"Confident Decision-Making in Situations That Can Be Quite Complex"

Yet another reason to be amazed that there are actually people who will argue with a straight face that feminists have to search out things about which to be angry: The most basic fundamental principle of equality—that women's bodies are their own, not community property—continues to elude lots of men all over the world:
[T]he Australian Football League has been forced to hire a swag of actors and a film crew to make an interactive DVD to … improve players' respect for women. Respect and responsibility program co-ordinator Melanie Heenan says it's to "prompt confident decision-making in situations that can be quite complex".

…We haven't seen the whole script yet, but three draft questions have come out. In one, a mate's girlfriend calls a player into her room under the mistaken impression he is her boyfriend. "Do you: (a) go and hop into bed and pretend to be him or (b) do you walk away?" is the choice offered in this very complex situation. In another, a player is with a girl who is under the influence: "Do you: (a) get her some water, (b) call her a taxi or (c) take her back to your place for sex?" The next scenario is: "The player's mate and his girlfriend are having sex. You can see them. Do you: (a) watch or (b) not watch?"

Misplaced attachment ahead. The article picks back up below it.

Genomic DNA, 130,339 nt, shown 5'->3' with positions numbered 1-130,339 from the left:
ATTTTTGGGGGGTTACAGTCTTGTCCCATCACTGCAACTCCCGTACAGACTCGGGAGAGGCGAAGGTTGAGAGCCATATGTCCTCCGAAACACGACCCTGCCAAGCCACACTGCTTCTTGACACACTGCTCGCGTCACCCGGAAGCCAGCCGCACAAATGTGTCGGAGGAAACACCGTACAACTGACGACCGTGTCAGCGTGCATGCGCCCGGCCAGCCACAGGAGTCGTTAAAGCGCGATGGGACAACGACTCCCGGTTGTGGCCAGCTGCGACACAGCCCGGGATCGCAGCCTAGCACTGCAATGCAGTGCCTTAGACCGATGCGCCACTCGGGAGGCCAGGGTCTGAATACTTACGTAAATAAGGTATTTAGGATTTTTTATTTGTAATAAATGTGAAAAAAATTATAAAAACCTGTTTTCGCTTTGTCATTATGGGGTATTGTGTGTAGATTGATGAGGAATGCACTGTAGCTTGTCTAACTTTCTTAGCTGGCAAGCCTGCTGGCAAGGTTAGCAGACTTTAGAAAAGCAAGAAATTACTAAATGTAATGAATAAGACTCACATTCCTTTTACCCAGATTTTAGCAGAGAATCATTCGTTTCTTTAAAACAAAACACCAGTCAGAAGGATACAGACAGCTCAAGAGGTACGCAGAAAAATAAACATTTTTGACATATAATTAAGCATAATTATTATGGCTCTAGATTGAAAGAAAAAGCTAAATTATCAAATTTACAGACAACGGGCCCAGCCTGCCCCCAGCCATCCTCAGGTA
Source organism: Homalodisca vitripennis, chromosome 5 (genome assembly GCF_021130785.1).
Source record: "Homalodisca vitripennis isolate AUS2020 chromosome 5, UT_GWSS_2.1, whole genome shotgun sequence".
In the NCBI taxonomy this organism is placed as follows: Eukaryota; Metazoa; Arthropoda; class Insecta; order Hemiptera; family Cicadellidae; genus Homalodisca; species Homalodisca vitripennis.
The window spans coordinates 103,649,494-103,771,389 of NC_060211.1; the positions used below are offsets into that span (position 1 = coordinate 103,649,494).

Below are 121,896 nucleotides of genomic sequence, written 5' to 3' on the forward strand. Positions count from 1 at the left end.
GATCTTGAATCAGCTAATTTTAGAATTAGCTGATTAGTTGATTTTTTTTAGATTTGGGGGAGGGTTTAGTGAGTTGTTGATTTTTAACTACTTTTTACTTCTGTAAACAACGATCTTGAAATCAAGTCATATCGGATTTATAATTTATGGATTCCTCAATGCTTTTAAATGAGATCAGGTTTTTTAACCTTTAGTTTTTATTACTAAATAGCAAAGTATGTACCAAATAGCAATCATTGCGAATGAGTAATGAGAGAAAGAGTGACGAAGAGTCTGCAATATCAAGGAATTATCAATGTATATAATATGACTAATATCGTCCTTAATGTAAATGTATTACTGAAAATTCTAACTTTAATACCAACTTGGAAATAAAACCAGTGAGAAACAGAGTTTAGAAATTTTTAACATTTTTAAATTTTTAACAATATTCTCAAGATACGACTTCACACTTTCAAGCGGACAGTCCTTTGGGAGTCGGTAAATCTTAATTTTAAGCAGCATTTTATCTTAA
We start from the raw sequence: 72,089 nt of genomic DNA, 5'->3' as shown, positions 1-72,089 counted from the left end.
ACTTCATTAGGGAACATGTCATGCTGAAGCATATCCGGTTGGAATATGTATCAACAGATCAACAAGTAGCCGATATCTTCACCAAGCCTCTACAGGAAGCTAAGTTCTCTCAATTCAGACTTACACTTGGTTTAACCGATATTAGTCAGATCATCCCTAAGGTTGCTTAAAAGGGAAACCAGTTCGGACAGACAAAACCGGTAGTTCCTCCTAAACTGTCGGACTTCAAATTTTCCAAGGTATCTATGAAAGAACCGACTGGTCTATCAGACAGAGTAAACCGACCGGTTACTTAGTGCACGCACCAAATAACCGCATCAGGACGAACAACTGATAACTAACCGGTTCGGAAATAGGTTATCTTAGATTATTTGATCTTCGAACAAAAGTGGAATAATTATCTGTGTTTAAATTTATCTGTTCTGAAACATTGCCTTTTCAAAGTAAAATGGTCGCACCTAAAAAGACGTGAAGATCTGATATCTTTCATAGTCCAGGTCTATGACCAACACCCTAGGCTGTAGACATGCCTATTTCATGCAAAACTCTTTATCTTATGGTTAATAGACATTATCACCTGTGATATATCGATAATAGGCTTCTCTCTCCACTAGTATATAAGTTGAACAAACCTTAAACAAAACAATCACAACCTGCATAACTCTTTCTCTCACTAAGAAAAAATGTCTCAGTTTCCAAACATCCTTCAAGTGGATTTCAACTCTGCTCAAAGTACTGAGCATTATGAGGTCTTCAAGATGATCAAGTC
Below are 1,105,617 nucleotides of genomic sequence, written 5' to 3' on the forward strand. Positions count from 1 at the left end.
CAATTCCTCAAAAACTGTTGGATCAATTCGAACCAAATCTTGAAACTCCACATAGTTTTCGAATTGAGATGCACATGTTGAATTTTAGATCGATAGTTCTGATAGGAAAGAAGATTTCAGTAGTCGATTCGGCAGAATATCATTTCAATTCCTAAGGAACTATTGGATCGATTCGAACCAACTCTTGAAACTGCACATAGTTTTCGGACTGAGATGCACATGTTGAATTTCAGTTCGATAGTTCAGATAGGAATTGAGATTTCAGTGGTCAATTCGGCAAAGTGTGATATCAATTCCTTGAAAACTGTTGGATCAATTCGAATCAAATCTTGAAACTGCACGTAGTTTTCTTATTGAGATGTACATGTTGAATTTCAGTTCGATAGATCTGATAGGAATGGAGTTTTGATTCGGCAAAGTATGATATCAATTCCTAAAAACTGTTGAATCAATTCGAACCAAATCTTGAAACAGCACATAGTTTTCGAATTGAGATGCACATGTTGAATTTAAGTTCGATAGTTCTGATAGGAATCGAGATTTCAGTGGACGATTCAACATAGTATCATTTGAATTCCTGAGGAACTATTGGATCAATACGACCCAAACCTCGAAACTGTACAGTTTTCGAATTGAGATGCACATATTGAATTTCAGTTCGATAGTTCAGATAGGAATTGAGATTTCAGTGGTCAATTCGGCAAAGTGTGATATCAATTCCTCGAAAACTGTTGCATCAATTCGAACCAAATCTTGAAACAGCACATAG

Oh, the complexity!

That these are considered complex ethical questions is just completely insane to me. It's like being asked: "You see your friend Todd walking down the street toward you. Do you: (a) say hello or (b) hit him in the head with a shovel?" Hmm…complex! If only there were a DVD to help me be confident in my decision-making!

We have really and truly failed when "to assume or not to assume identity of friend to fuck his girlfriend without her consent" is a serious moral dilemma.

Meanwhile, in further evidence of our collective failure, 600 people viewed video of a gang rape uploaded to YouTube before it was finally pulled: "In a three minute clip, a group of teenagers drugged and raped a 25-year-old mother. Her children, aged two and four, can be heard crying in the background."

I despair for the world sometimes. I really do.

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